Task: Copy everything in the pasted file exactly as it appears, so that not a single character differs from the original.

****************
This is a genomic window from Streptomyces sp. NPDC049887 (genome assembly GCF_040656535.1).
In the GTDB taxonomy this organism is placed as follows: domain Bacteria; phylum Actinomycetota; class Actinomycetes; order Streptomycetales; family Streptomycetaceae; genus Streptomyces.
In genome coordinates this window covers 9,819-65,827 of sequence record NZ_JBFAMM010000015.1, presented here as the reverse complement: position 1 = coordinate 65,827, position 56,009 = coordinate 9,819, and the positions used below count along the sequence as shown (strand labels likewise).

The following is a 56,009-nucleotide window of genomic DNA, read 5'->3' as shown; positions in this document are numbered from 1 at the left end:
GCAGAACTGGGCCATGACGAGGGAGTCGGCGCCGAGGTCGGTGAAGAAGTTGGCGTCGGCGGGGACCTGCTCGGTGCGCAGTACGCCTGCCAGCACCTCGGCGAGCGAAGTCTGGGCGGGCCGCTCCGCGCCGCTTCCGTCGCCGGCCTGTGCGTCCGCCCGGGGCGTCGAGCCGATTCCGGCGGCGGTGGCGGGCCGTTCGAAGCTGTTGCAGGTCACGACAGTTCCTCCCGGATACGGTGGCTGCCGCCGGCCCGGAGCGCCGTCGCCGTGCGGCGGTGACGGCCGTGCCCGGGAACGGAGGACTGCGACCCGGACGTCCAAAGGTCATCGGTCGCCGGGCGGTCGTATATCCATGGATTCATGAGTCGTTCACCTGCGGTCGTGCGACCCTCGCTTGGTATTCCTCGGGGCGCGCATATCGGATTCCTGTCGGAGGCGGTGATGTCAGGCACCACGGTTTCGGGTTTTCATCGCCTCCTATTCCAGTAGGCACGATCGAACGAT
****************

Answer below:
This is a genomic window from Streptomyces sp. NPDC049887 (genome assembly GCF_040656535.1).
In the GTDB taxonomy this organism is placed as follows: domain Bacteria; phylum Actinomycetota; class Actinomycetes; order Streptomycetales; family Streptomycetaceae; genus Streptomyces.
In genome coordinates this window covers 9,819-65,827 of sequence record NZ_JBFAMM010000015.1, presented here as the reverse complement: position 1 = coordinate 65,827, position 56,009 = coordinate 9,819, and the positions used below count along the sequence as shown (strand labels likewise).

The following is a 56,009-nucleotide window of genomic DNA, read 5'->3' as shown; positions in this document are numbered from 1 at the left end:
GCAGAACTGGGCCATGACGAGGGAGTCGGCGCCGAGGTCGGTGAAGAAGTTGGCGTCGGCGGGGACCTGCTCGGTGCGCAGTACGCCTGCCAGCACCTCGGCGAGCGAAGTCTGGGCGGGCCGCTCCGCGCCGCTTCCGTCGCCGGCCTGTGCGTCCGCCCGGGGCGTCGAGCCGATTCCGGCGGCGGTGGCGGGCCGTTCGAAGCTGTTGCAGGTCACGACAGTTCCTCCCGGATACGGTGGCTGCCGCCGGCCCGGAGCGCCGTCGCCGTGCGGCGGTGACGGCCGTGCCCGGGAACGGAGGACTGCGACCCGGACGTCCAAAGGTCATCGGTCGCCGGGCGGTCGTATATCCATGGATTCATGAGTCGTTCACCTGCGGTCGTGCGACCCTCGCTTGGTATTCCTCGGGGCGCGCATATCGGATTCCTGTCGGAGGCGGTGATGTCAGGCACCACGGTTTCGGGTTTTCATCGCCTCCTATTCCAGTAGGCACGATCGAACGAT